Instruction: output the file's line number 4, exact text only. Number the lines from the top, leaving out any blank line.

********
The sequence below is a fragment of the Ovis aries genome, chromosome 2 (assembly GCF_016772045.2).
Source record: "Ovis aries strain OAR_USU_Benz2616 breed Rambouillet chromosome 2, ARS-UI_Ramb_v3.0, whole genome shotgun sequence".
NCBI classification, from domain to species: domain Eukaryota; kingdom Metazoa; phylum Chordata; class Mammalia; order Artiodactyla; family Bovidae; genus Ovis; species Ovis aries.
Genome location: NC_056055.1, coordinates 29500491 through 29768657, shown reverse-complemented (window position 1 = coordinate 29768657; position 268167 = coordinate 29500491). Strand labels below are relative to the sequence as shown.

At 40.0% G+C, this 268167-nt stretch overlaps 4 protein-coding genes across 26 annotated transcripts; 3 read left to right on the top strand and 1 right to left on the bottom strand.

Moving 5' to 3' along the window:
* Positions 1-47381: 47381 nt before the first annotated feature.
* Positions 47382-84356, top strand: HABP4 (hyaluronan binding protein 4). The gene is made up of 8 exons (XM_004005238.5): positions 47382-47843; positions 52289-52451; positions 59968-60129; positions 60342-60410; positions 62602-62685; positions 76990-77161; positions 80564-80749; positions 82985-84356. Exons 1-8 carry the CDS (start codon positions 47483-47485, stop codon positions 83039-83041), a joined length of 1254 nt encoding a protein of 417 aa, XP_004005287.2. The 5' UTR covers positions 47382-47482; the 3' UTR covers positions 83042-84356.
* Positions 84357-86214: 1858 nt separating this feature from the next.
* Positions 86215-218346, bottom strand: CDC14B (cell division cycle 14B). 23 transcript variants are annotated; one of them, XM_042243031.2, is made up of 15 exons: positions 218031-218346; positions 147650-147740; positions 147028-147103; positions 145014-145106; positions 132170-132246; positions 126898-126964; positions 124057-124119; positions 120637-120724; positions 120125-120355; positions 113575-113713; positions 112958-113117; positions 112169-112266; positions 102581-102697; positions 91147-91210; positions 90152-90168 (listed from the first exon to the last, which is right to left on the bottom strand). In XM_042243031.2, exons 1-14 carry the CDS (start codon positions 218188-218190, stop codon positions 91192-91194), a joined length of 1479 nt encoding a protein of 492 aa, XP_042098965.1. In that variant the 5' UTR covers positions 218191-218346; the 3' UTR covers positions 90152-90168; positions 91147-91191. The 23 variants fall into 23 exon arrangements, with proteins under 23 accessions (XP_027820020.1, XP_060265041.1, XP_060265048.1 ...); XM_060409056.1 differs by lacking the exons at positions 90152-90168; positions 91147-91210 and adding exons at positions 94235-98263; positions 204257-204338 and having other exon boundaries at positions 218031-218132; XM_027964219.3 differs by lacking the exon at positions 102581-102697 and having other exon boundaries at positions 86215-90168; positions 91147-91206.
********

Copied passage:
Genome location: NC_056055.1, coordinates 29500491 through 29768657, shown reverse-complemented (window position 1 = coordinate 29768657; position 268167 = coordinate 29500491). Strand labels below are relative to the sequence as shown.